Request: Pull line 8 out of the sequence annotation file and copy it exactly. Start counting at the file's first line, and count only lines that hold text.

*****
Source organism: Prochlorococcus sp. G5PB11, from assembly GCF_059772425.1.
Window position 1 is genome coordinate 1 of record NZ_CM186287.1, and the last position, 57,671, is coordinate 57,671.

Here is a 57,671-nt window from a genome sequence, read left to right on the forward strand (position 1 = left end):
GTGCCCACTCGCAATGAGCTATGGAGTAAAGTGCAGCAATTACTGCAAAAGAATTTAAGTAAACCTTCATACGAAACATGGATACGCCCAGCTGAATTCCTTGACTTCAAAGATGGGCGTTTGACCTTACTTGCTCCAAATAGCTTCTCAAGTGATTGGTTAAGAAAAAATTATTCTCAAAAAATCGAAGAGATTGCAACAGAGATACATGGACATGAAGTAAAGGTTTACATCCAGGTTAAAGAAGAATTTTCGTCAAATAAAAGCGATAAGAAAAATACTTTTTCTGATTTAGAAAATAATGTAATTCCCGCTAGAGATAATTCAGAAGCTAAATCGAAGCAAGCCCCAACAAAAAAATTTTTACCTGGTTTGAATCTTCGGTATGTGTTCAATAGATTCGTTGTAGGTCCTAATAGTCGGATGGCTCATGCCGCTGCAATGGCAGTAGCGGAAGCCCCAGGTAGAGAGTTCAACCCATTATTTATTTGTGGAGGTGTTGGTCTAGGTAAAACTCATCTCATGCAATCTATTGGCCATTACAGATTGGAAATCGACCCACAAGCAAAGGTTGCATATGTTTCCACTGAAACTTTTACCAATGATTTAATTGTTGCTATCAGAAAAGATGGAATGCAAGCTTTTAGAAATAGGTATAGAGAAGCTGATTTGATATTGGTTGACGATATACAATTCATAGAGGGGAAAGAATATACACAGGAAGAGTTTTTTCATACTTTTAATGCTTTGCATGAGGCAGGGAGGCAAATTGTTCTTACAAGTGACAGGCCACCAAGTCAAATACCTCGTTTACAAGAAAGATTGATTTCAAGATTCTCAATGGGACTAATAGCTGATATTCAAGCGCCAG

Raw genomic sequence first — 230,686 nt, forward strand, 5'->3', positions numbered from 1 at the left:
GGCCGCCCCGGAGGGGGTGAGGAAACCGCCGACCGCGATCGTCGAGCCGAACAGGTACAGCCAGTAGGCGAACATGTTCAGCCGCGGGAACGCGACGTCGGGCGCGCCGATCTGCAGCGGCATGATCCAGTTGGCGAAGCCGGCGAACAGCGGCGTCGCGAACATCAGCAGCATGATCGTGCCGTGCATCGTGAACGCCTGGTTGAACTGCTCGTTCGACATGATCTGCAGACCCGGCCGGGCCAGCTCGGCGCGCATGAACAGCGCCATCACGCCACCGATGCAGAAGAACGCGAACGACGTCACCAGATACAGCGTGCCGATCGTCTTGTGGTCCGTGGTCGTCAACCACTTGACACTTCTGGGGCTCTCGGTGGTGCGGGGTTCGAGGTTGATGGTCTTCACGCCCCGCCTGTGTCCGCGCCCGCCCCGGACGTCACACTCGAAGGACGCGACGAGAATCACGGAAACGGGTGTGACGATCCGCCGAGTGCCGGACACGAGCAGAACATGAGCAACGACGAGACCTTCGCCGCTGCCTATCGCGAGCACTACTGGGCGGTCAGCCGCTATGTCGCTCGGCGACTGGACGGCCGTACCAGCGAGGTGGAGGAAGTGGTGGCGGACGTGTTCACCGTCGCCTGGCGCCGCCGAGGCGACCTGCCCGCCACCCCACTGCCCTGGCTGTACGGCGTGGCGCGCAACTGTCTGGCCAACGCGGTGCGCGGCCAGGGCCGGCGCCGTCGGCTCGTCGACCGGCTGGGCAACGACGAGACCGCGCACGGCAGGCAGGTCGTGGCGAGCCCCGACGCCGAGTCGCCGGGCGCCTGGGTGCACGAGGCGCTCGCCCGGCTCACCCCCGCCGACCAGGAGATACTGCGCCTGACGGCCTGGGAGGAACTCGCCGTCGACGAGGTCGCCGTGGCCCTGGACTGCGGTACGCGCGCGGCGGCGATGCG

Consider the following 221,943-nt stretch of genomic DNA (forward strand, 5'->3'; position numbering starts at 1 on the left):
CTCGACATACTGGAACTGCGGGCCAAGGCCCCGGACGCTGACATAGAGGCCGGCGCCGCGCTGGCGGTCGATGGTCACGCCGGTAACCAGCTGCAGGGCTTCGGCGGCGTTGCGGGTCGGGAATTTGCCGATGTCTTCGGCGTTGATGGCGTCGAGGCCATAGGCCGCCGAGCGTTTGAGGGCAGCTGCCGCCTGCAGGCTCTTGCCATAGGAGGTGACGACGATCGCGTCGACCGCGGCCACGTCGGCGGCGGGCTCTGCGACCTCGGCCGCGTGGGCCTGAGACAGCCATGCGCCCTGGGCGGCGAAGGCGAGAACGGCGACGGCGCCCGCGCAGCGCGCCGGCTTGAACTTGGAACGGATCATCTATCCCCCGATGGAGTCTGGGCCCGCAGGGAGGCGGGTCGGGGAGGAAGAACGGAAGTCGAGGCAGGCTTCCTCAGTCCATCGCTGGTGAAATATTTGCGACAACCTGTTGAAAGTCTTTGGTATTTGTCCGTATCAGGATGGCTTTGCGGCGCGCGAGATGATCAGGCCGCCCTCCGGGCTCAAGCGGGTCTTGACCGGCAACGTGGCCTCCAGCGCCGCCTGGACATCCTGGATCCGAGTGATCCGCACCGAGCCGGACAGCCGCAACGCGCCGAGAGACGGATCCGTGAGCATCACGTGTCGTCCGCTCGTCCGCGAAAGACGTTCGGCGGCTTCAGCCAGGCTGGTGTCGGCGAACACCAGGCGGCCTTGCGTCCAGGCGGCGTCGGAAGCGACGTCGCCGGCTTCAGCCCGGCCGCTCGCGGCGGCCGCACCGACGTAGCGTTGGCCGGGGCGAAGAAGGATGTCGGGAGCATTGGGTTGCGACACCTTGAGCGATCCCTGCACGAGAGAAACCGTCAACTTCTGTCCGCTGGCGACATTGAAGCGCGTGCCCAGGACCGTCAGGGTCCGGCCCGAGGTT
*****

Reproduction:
CTCGACATACTGGAACTGCGGGCCAAGGCCCCGGACGCTGACATAGAGGCCGGCGCCGCGCTGGCGGTCGATGGTCACGCCGGTAACCAGCTGCAGGGCTTCGGCGGCGTTGCGGGTCGGGAATTTGCCGATGTCTTCGGCGTTGATGGCGTCGAGGCCATAGGCCGCCGAGCGTTTGAGGGCAGCTGCCGCCTGCAGGCTCTTGCCATAGGAGGTGACGACGATCGCGTCGACCGCGGCCACGTCGGCGGCGGGCTCTGCGACCTCGGCCGCGTGGGCCTGAGACAGCCATGCGCCCTGGGCGGCGAAGGCGAGAACGGCGACGGCGCCCGCGCAGCGCGCCGGCTTGAACTTGGAACGGATCATCTATCCCCCGATGGAGTCTGGGCCCGCAGGGAGGCGGGTCGGGGAGGAAGAACGGAAGTCGAGGCAGGCTTCCTCAGTCCATCGCTGGTGAAATATTTGCGACAACCTGTTGAAAGTCTTTGGTATTTGTCCGTATCAGGATGGCTTTGCGGCGCGCGAGATGATCAGGCCGCCCTCCGGGCTCAAGCGGGTCTTGACCGGCAACGTGGCCTCCAGCGCCGCCTGGACATCCTGGATCCGAGTGATCCGCACCGAGCCGGACAGCCGCAACGCGCCGAGAGACGGATCCGTGAGCATCACGTGTCGTCCGCTCGTCCGCGAAAGACGTTCGGCGGCTTCAGCCAGGCTGGTGTCGGCGAACACCAGGCGGCCTTGCGTCCAGGCGGCGTCGGAAGCGACGTCGCCGGCTTCAGCCCGGCCGCTCGCGGCGGCCGCACCGACGTAGCGTTGGCCGGGGCGAAGAAGGATGTCGGGAGCATTGGGTTGCGACACCTTGAGCGATCCCTGCACGAGAGAAACCGTCAACTTCTGTCCGCTGGCGACATTGAAGCGCGTGCCCAGGACCGTCAGGGTCCGGCCCGAGGTT